Egypt has recently undergone a series of dramatic political developments, leaving the country with a number of economic challenges to address. While the two uprisings brought about fundamental political change and lifted the country from its state of stagnation, they also were a direct cause of interrupted commercial activity, leading to a prolonged closure of the stock market as well as a marked drop in tourism receipts.

In previous years, the legal aspect of the investment climate trended towards fewer restraints and more incentives for investors. The Companies Law No. 159 of 1981, passed during the Sadat administration and now firmly in place, effectively flung open the door to domestic and foreign investors alike, removing the stifling effect of prior statutes. The law revived domestic free enterprise and entrepreneurs began to flourish. One of the most important features of the law was its allowance for 100% foreign ownership of legal entities in Egypt. In addition, an amendment to the law in 2009 abolished minimum capital requirements for the establishment of limited liability companies.

Since the early 1990s the Egyptian financial system and its three main sectors (capital markets, banking and insurance) have been undergoing legislative reform to enhance performance and encourage competition. In particular, the government is focused on reactivating the country’s bond market, creating new financial institutions and building crucial links with international financial institutions, as evidenced by the issuance of Law No. 10 of 2013 on financial instruments.

Earlier efforts were made at divesting state ownership of joint ventures, public banks and insurance firms, as well as increasing private sector involvement in the financial sector. Furthermore, full private ownership – including by foreigners – has been allowed in the banking and insurance sectors. As a result, several financial intermediaries, representing large international financial institutions operating in the areas of commercial banking, mutual funds, insurance, investment banking and securities trading, are now operating in Egypt.

In terms of the privatisation trend, the Public Enterprise Law No. 203 of 1991 was the first step in the direction of privatisation of public sector organisations in Egypt. The law paved the way for transforming public sector organisations and the companies they controlled into holding firms and subsidiaries (or affiliate companies). Most importantly, the shares of public subsidiary companies can be traded on the Egyptian stock exchange – a measure that many view as central to facilitating the country’s privatisation programme.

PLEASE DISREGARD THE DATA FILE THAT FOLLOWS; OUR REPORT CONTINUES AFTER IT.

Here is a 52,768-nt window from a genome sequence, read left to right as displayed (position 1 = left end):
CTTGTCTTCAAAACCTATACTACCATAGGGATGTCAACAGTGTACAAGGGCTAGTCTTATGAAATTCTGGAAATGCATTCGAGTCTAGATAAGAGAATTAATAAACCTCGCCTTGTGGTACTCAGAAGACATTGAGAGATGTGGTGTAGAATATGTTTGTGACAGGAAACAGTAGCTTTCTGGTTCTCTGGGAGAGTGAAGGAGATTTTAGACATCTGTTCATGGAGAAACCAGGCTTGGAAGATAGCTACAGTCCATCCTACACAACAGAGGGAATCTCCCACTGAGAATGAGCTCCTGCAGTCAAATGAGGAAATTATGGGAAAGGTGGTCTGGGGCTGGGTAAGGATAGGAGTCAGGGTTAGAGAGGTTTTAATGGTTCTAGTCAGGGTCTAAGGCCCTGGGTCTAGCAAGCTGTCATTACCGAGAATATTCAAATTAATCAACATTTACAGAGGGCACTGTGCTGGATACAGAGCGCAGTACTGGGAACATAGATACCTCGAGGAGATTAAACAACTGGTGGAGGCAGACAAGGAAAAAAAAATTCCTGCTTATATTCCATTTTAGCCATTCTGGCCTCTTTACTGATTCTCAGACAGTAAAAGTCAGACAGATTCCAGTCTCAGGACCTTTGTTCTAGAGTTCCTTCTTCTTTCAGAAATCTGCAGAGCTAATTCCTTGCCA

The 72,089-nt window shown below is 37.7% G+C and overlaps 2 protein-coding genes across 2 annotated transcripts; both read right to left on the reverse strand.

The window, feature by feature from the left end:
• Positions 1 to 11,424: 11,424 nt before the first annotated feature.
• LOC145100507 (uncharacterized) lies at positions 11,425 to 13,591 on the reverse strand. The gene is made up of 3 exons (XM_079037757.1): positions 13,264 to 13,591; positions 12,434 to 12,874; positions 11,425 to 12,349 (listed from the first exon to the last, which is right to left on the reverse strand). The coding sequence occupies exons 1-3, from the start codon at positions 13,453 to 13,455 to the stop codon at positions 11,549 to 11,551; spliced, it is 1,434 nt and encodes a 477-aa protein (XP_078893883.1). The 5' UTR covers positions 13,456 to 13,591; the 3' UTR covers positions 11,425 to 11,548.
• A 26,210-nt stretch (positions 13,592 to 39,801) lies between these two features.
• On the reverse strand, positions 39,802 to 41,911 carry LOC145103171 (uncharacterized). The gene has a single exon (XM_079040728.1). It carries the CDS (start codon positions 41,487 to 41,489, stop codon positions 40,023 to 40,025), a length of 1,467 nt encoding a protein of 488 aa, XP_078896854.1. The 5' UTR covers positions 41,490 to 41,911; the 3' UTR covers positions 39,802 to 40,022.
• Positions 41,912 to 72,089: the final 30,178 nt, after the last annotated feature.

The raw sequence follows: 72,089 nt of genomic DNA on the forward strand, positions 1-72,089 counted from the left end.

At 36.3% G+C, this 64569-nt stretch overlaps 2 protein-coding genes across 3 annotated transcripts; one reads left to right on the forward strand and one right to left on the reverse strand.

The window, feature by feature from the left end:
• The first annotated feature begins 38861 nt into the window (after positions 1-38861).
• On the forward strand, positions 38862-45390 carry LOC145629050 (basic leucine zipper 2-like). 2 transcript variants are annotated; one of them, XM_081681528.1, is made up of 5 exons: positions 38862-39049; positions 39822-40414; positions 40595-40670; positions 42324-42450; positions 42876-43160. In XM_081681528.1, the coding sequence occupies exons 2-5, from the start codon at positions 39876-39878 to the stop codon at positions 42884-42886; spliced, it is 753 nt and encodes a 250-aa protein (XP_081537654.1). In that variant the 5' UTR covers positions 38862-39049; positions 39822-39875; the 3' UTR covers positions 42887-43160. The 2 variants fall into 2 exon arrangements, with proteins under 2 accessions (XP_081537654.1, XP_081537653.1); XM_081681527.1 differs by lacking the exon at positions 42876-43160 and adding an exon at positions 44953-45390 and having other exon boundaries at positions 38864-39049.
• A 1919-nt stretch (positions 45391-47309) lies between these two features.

Reforms to Egypt’s privatisation laws have successfully increased local and foreign private investment in the public sector. Unfortunately, privatisation is experiencing a setback from the de-privatisation of some firms in response to recent judgments by the Council of State. In line with the strategy to promote and increase the private sector’s involvement in the economy, the government has taken the initiative to introduce public-private partnerships through the promulgation of the Public Private Partnership Law No. 67 of 2010 and its associated regulations, which came into force on January 24, 2011. This form of partnership is, in essence, a method of public service provision whereby the government contracts a reliable private sector company to finance, build and operate an infrastructure project for its own use and whereby, at the conclusion of the contract, the ownership title passes to the government, thereby increasing the stock of public assets.

Trade has played a significant role in Egypt’s economic development. The country has progressively liberalised its economy, opening it to foreign markets. In this context, significant progress has been made to reduce administrative and other non-tariff trade barriers. In parallel, Egypt has been engaged in legislative reforms to bring domestic legislation into compliance with its expanded network of international, regional and bilateral agreements. In light of this, we can confidently say that the years leading up to the popular uprisings were a period of growth, and that the current government maintains a legal framework conducive to reform.